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Australia Endorses Reverse Engineering, Emulators.

After having been the driving force behind Australia's net censorship legislation, Federal Minister Richard Alston must have been relieved to announce a piece of legislation that won't infuriate the country's technology sector. Australia's Copyright Amendment (Computer Programs) Bill 1999 will allow software engineers to decompile computer software in limited circumstances so they can develop interoperable products. At present, copyright owners can block such reverse engineering on the grounds that it infringes their copyright. Because such decompilation forms part of the work that needs to be done to address the year 2000 problem, the legislation is backdated to February 23, 1999.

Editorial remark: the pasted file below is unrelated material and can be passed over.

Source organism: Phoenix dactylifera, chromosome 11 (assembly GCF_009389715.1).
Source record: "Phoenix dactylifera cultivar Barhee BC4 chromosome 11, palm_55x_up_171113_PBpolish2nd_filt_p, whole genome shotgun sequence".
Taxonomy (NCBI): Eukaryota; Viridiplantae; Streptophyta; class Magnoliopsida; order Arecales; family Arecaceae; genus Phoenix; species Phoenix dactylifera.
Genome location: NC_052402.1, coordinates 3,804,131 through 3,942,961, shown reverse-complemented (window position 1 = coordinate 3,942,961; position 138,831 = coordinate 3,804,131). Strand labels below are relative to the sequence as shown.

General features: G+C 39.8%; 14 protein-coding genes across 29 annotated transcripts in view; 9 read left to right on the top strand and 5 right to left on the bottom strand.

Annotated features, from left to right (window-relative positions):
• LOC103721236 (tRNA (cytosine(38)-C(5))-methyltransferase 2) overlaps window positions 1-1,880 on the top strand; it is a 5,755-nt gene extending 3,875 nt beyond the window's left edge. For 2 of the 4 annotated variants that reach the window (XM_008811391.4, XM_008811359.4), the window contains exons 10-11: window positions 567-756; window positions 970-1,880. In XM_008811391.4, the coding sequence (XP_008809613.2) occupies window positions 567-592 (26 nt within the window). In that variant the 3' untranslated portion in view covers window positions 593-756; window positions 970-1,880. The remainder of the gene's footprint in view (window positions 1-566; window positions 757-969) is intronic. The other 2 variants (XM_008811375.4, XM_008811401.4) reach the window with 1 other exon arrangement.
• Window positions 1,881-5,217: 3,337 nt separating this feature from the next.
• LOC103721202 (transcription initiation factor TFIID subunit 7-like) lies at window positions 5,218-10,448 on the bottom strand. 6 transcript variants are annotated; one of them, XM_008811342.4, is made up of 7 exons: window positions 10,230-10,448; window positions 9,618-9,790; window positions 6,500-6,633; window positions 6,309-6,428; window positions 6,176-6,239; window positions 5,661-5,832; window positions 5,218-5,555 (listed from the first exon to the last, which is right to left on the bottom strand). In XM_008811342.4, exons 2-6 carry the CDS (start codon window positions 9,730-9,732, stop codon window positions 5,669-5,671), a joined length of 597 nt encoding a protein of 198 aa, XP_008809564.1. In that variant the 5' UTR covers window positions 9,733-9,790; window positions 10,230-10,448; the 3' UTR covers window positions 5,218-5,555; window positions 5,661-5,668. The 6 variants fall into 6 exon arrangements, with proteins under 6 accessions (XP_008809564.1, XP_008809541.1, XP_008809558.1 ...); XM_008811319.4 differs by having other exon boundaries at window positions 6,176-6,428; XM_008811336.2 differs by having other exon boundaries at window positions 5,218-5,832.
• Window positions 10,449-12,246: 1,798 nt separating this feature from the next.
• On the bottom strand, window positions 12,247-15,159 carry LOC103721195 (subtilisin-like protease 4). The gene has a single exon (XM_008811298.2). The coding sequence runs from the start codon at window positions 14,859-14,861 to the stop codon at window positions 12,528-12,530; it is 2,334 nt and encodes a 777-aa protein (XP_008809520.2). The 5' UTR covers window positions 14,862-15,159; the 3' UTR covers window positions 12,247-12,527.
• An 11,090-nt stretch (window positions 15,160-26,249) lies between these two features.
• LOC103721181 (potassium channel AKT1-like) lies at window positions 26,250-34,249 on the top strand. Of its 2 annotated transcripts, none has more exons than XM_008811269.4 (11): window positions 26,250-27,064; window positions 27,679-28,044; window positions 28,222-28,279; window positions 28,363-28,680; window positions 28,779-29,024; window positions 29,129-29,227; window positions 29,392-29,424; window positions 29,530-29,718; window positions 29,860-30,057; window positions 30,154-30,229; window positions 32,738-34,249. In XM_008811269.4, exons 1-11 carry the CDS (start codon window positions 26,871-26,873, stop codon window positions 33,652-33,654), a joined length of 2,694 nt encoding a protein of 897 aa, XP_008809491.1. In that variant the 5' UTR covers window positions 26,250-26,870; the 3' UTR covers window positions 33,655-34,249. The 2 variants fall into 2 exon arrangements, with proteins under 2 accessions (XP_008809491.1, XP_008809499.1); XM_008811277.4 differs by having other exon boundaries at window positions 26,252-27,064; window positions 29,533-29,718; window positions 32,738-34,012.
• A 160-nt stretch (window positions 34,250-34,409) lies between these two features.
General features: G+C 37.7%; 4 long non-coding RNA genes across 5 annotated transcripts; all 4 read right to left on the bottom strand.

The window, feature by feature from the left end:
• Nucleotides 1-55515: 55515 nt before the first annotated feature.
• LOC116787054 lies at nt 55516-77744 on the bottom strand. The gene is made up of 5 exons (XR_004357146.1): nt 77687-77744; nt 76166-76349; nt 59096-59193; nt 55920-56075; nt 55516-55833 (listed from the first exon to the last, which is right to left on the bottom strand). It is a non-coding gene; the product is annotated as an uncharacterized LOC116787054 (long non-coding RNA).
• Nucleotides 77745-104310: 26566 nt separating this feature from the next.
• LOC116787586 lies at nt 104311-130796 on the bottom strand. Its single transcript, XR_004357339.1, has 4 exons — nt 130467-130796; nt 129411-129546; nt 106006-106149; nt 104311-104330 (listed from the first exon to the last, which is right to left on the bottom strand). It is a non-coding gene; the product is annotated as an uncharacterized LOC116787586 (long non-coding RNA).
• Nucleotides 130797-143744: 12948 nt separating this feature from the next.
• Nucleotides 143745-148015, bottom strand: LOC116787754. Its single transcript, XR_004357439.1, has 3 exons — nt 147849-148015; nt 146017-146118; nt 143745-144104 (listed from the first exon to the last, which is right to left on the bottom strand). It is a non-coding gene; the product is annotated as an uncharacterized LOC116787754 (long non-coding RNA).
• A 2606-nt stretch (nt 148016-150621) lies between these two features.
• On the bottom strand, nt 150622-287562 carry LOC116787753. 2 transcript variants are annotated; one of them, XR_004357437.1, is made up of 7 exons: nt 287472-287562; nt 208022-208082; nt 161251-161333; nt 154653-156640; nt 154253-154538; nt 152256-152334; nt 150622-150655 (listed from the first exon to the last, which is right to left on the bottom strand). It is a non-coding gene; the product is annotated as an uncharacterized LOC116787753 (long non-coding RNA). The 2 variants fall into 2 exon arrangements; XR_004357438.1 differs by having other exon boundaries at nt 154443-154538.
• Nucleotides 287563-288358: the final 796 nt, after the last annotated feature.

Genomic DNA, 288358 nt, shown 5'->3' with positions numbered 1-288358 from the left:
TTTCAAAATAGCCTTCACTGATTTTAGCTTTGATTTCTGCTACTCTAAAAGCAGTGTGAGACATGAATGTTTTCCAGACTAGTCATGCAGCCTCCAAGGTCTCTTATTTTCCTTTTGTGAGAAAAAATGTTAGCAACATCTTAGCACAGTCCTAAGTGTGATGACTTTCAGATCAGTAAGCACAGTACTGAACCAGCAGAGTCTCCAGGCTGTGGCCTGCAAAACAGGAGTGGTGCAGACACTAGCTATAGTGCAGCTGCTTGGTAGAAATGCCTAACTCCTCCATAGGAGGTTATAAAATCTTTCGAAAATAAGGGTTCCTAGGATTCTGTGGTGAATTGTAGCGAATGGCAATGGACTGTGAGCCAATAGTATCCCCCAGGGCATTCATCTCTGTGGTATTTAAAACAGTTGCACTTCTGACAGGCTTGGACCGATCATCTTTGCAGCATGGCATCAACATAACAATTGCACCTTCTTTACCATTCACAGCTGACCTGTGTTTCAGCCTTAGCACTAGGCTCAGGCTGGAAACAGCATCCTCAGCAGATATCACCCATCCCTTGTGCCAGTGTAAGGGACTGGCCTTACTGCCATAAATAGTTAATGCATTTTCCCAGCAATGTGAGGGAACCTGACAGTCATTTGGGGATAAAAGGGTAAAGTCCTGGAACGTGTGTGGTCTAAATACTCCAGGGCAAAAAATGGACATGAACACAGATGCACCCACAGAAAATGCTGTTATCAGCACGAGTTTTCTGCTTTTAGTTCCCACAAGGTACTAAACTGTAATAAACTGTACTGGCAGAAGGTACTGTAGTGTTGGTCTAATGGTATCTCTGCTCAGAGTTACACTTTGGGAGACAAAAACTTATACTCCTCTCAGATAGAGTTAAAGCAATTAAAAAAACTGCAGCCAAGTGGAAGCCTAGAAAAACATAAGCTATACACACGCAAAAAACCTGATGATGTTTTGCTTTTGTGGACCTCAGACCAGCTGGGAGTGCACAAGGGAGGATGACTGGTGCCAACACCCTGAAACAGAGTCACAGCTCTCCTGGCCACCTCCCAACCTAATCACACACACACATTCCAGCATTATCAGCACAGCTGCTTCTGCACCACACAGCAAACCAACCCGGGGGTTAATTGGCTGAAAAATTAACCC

Don't be too hasty to unpick Windows NT, however. The legislation specifies that reverse engineering without the copyright owner's permission is only allowed where information on the program's interfaces or ensuring system security is not readily available. What's more, if you use or communicate information thus gleaned for any purpose other than the fix Y2K or security holes, the severe penalties for copyright piracy will continue to apply. That's $60,500 and/or five years in prison for each offense by an individual, and $302,500 for each offense by a corporation. Never let it be said that the Australian government wants to encourage programmers' curiosity.
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Publication:Computergram International
Date:Aug 16, 1999
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